is the enemy."
Lawrence Wilkerson, former Secretary of State Colin Powell's chief of
staff, revealed on the BBC in January that in 2003 Tehran had proposed
to the Bush administration that it would help stabilize Iraq, end
military support for Hezbollah, and provide more transparency
regarding its nuclear activities if Washington lifted sanctions
against Iran and dismantled Iranian opposition forces based in Iraq.
Dick Cheney vetoed the deal. Secretary of State Condoleezza Rice, who
was national security adviser at the time, referred to Iran's offer on
National Public Radio last June. "What the Iranians wanted," she said,
"was to be one-on-one with the United States so that this could be
about the United States and Iran."
What the Iranians actually want was described by Iran's ambassador to
the United Nations, Javad Zarif, in a Feb. 8 New York Times op-ed
column. Zarif called for regionwide cooperation to contain the current
crisis in Iraq and prevent future ones, and stressed the need to
"reverse the dangerous trend of confrontation, exclusion and rivalry."
Resolving Iraq's problems, he wrote, "requires prudence, dialogue, and
a genuine search for solution."
Abdel Aziz al-Hakim, one of Iraq's most influential Shi'i leaders, has
said that talks between Iran and Washington were of utmost importance
both to Iraq and to the entire region. Yet the Bush administration has
ignored all such pleas. In refusing all official contacts with Iran
and Syria, the United States stands alone with Israel in shunning two
countries the rest of the world recognizes as legitimate negotiating
partners whose concerns must be taken into account in any Middle East
Washington's boycott of the democratically elected Hamas government in
Palestine is an equally serious obstacle to peace. Rice's much
heralded peace summit in Jerusalem on Feb. 19 became no more than a
charade when she and Prime Minister Ehud Olmert refused to meet with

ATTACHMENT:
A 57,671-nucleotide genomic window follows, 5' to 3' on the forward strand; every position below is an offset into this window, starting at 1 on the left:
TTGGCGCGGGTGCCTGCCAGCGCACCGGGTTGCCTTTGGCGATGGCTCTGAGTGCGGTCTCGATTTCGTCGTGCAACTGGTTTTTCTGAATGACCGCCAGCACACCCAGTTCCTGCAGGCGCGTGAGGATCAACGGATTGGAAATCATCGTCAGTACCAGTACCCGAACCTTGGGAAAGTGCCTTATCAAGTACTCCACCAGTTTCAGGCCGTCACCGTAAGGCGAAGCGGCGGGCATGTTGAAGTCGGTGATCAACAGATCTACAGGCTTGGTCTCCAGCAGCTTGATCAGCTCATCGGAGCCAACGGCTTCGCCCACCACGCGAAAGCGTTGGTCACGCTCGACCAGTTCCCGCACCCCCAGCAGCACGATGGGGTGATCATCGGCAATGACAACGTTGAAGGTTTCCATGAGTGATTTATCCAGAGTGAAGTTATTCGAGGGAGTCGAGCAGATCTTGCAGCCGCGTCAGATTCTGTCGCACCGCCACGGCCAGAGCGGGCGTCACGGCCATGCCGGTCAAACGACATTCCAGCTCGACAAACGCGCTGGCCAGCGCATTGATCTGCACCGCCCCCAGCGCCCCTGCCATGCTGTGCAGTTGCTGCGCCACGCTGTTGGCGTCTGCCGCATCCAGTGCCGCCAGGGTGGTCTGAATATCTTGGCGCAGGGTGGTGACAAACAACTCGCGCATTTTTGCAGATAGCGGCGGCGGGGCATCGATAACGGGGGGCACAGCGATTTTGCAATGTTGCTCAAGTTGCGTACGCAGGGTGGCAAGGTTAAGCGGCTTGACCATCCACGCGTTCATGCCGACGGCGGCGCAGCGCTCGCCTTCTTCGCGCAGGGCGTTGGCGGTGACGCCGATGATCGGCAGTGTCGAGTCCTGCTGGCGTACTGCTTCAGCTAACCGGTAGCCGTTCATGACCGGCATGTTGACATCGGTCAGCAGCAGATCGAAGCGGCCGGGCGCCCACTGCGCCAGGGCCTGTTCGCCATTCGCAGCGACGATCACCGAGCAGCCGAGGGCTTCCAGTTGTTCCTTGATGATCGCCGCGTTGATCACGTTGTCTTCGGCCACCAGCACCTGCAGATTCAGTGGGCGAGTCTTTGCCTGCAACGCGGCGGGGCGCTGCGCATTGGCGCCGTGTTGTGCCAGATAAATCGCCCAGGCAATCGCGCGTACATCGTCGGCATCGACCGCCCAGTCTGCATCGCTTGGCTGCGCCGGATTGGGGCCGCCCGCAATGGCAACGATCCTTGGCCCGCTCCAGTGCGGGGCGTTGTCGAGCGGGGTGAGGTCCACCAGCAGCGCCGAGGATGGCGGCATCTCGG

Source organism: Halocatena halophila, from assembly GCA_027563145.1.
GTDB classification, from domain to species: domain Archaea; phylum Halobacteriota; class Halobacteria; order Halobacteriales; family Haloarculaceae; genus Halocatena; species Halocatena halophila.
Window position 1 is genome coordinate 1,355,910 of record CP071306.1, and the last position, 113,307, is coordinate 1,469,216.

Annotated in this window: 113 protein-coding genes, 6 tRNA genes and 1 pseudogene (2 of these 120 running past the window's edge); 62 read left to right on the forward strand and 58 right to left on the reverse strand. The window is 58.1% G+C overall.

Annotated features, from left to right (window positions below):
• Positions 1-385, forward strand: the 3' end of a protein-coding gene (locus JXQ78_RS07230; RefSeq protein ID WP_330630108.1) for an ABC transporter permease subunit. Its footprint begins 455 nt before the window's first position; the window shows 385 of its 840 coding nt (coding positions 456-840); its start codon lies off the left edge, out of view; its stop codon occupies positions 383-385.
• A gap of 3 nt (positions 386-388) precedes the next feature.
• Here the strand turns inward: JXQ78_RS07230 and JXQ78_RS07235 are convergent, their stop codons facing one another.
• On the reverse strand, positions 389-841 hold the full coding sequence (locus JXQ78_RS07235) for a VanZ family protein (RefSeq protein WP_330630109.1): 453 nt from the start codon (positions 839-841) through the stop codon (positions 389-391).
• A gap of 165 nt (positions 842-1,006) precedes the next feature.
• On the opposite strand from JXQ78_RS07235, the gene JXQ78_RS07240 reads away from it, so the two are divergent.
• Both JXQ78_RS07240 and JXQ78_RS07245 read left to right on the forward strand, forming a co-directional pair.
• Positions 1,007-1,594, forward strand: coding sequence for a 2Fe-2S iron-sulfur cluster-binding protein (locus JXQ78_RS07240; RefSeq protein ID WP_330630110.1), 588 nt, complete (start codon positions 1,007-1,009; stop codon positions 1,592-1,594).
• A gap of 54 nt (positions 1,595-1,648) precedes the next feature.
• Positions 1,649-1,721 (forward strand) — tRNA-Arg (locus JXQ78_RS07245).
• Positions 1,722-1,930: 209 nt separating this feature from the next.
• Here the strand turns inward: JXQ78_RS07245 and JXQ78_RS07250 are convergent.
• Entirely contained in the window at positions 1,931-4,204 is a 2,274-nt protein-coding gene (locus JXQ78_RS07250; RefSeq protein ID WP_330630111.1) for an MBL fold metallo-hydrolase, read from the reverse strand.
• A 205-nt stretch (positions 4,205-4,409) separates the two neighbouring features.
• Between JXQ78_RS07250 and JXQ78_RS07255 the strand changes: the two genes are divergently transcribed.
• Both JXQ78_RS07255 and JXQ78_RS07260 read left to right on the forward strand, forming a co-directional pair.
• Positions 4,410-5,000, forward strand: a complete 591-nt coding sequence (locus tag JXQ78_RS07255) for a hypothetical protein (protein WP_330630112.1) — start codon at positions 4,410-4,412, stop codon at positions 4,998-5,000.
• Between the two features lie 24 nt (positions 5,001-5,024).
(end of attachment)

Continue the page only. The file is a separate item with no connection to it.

Hamas leaders. Olmert and Palestinian President Mahmoud Abbas agreed
only that they would meet again. America's close ally, Saudi Arabia's
King Abdullah, made the futility of Israeli and U.S. policy
embarrassingly clear in early February, when he invited Abbas, Prime
Minister Ismail Haniyah, and Hamas leader Khaled Meshal to Mecca for
the purpose of forming a new Palestinian government. The meeting was
aimed at ending weeks of fighting in Gaza between Hamas and Abbas'
Fateh supporters in which more than 60 Palestinians were killed.
Washington made sure the fighting would continue by providing military
aid and training to Abbas' Presidential Guard. For its part, Israel
released $100 million in Palestinian tax revenues to Abbas on
condition that none of it go to pay government workers. One of the
deadliest battles took place when Hamas security police in Gaza
intercepted trucks delivering weapons from Israel to the pro-Abbas
With Jordan's King Abdullah presiding, Abbas and Haniyah agreed to
form a unity government in which six Fatah members will hold cabinet
posts and a Fatah member will serve as deputy prime minister. The
agreement may have ended the factional violence for the time being but
it brought no relief for the Palestinians, who continue to live as
prisoners. The United States and Israel insist that the Palestinian
Authority recognize Israel's right to exist, renounce violence, and
accept past agreements before they will resume aid. Meanwhile Israel
is considering rerouting the separation barrier to enclose two more
settlements, leaving an additional 20,000 Palestinians trapped on the
Hamas leaders said they would "respect" past peace agreements, but
will not recognize Israel or renounce violence. Seldom if ever has a
government been required to renounce violence before it could be
considered legitimate. Hamas has indicated since at least 1995 that it
would accept an indefinite truce with Israel in return for Israel's
withdrawal to its 1967 borders. The reform program Haniyah presented
to the Palestinian legislature in March 2006 included support for
political freedom, minority rights, and the principle of "two states
for two peoples."
Hamas spokesman Ghazi Hamad appealed to the Europeans to open talks
with the unity government, saying, "This is the only way to have
stability in the region." Russian Foreign Minister Sergey V. Lavrov
agreed, and called on Israel to lift the blockade of Palestinian
territories. Javier Solana, policy director for the European Union,
also supported an end to the boycott. "We need to enter the
conflict-resolution stage," he said, "and try to end the occupation of
But such discussions cannot take place until the United States adopts
a Middle East policy based on achieving cooperative solutions rather
than on asserting American power and promoting Israel's interests. As
long as the American Army is based on Iran's borders, and our navy is
massed off its shores, there is danger of a new war in the region.
It is a fantasy to pretend that Iraq is a sovereign state while
140,000 foreign troops are occupying that country. It is a more
dangerous fantasy to believe that America has the right to dominate
the Middle East.
Rachelle Marshall is a free-lance editor living in Stanford, CA. A
member of the Jewish International Peace Union, she writes frequently
on the Middle East.